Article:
Water supplies, properly organised, gained popularity as a direct result of the sanitary reforms recommended by the General Board of Health. Between 1850 and 1852, three schemes to supply water to the South Staffordshire district were investigated and proposed.
As news of a waterworks scheme circulated, applications for water were received from other towns including; Tipton, Kingswinford, Bilston, Darlaston, Oldbury, Sedgley, Stourbridge and Rowley, towns equally desperate for water.
John McClean, a consulting engineer working for Dudley Waterworks Company had the idea of founding the South Staffordshire Water Works Company. Following discussions in the board room of the South Staffordshire Railway Company of which he was leasee, he persuaded five directors of the railway company to join him in the venture; Richard C. Chawner, Richard Dyott, Charles Forster, Richard Greene and Richard Jesson. An Act of Parliament was obtained, and as a result E.B. Dimmack, S.H. Blackwell, James Solly, Thomas Walker and Sampson Lloyd were invited to become Directors of the South Staffordshire Waterworks Company on 17th December 1852.
In August 1871, a tender of £5,820, submitted by Jonah and George Davies of Tipton for supplying and erecting a 150 horse power Cornish beam engine was accepted. Due to financial problems the work was not completed until late 1873 at an additional cost of £2,000.
Sited near to the railway, the engine house, styled like the original buildings was principally constructed with blue bricks, ornamented with various coloured bricks and was the work of Messrs. Branson and Gwyther of Birmingham. The original buildings were designed by Edward Adams of London who had been responsible for designing several railway buildings, hence the railway look to the Sandfields Pumping Station. It was substantially built, and had to be equal to the strain that would be imposed upon it, by the vibration of the pumping equipment when the engines were running.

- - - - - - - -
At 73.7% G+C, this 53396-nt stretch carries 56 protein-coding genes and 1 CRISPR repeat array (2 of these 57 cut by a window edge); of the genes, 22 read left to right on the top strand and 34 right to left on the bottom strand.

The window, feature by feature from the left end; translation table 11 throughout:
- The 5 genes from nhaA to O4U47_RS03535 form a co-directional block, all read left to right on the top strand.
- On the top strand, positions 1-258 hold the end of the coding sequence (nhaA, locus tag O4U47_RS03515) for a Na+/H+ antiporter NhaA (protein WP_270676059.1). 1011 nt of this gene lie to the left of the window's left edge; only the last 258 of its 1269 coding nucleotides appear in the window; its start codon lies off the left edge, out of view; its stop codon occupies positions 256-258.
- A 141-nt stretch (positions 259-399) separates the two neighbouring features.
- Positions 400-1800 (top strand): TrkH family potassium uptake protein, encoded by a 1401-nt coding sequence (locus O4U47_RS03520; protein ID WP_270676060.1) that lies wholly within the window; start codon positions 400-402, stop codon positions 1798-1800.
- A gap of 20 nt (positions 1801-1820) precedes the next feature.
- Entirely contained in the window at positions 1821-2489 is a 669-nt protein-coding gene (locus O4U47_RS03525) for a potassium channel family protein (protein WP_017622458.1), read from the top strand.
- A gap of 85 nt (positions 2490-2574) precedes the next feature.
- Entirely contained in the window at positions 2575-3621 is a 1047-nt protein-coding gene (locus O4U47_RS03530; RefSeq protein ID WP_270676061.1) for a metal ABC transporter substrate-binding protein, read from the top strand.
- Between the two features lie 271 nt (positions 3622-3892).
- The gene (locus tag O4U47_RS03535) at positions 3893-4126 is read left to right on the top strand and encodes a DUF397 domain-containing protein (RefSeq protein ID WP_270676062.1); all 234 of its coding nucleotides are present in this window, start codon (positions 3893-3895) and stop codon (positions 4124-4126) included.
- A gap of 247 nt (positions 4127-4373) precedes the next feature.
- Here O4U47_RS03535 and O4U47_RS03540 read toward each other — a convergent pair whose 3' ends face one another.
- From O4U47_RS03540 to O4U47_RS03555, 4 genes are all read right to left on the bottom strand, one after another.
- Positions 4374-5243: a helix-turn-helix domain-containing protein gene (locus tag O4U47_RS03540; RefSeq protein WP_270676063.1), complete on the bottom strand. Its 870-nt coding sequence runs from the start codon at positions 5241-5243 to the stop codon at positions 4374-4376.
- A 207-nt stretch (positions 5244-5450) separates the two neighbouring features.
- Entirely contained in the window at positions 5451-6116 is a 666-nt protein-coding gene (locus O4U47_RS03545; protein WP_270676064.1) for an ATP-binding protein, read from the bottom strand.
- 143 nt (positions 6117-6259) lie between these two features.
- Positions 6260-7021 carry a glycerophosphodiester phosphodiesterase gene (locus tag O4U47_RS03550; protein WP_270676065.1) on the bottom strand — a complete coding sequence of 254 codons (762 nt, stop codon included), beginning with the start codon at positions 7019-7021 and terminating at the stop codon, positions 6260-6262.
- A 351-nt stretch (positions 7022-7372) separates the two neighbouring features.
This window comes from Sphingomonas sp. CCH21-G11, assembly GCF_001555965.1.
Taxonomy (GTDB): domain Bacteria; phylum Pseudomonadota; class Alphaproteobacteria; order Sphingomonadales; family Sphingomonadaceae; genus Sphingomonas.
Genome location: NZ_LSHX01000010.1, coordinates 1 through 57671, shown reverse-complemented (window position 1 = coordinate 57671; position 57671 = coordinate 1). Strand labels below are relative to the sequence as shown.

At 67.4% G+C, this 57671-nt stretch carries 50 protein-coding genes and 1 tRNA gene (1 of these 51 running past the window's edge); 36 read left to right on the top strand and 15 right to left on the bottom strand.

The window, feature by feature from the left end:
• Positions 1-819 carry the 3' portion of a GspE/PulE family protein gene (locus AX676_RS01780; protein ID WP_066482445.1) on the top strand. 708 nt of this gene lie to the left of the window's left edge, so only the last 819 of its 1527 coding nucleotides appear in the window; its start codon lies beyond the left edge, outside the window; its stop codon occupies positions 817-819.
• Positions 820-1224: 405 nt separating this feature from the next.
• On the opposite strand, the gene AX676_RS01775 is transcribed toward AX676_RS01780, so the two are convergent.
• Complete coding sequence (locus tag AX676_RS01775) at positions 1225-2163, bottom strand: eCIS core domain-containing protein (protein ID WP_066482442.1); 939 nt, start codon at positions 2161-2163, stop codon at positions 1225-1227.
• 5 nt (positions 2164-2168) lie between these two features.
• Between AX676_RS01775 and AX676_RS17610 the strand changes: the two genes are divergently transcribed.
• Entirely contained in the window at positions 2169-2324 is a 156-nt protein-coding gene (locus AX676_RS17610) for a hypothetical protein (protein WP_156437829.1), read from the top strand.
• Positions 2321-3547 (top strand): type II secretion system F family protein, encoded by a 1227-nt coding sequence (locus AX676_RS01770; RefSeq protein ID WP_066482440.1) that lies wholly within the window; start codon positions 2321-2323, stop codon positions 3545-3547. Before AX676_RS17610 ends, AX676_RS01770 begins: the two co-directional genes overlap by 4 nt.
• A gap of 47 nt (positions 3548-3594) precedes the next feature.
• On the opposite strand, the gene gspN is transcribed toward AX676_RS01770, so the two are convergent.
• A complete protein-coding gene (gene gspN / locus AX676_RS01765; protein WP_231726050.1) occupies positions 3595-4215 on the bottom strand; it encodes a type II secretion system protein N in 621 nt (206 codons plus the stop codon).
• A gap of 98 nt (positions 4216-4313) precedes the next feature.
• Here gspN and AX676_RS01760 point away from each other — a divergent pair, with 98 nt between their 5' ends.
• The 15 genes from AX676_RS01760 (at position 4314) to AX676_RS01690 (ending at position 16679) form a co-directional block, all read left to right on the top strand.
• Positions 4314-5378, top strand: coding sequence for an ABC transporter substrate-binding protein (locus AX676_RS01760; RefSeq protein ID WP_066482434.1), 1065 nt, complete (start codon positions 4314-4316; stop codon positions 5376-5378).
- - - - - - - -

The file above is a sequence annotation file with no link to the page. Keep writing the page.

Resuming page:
This engine has a steam cylinder sixty five inches in diameter, the stroke being nine feet, and worked from the beam was a ram and bucket pump. The bucket was 25.625 inches and the ram 17.175 inches in diameter by 9 foot stroke, and once developed 190 hp at seven strokes a minute, whilst pumping water at the rate of two million gallons per day with a delivery head of 355 feet on the force pump. A Tuscan arcade of three arches with fluted columns supporting the bearing for the beam. Messrs. Thornewill and Wareham of Burton on Trent provided and fixed the steel stairs and handrail in the three storey building.
The engine worked up until 1927, when it was replaced with a set of two Sultzer horizontal uniflow steam engines that had been installed in 1922 to replace the James Watt engines. At the same time the Company decided to construct a comprehensive filtration plant for dealing with water from this station, regarded as the last word in the rapid gravity type. To accomplish this object, it was necessary to lift the water to the surface for treatment and then pump the filtered water to Walsall.
In 1966, the pumping plant was fully modernised with the construction of a new pump house building and the installation of a new electrically powered pumping plant. The new pump house was constructed on the site of the old uniflow engine house, using the old basement and wall footings, and was designed to blend into the Cornish beam engine house.
In 1997 The South Staffordshire Water Company entered into a voluntary agreement with the Environment Agency to cease abstraction via Hanch Tunnel, resulting in the abandonment of Sandfields Pumping Station, the site was subsequently sold to Persimmon Homes in 2003.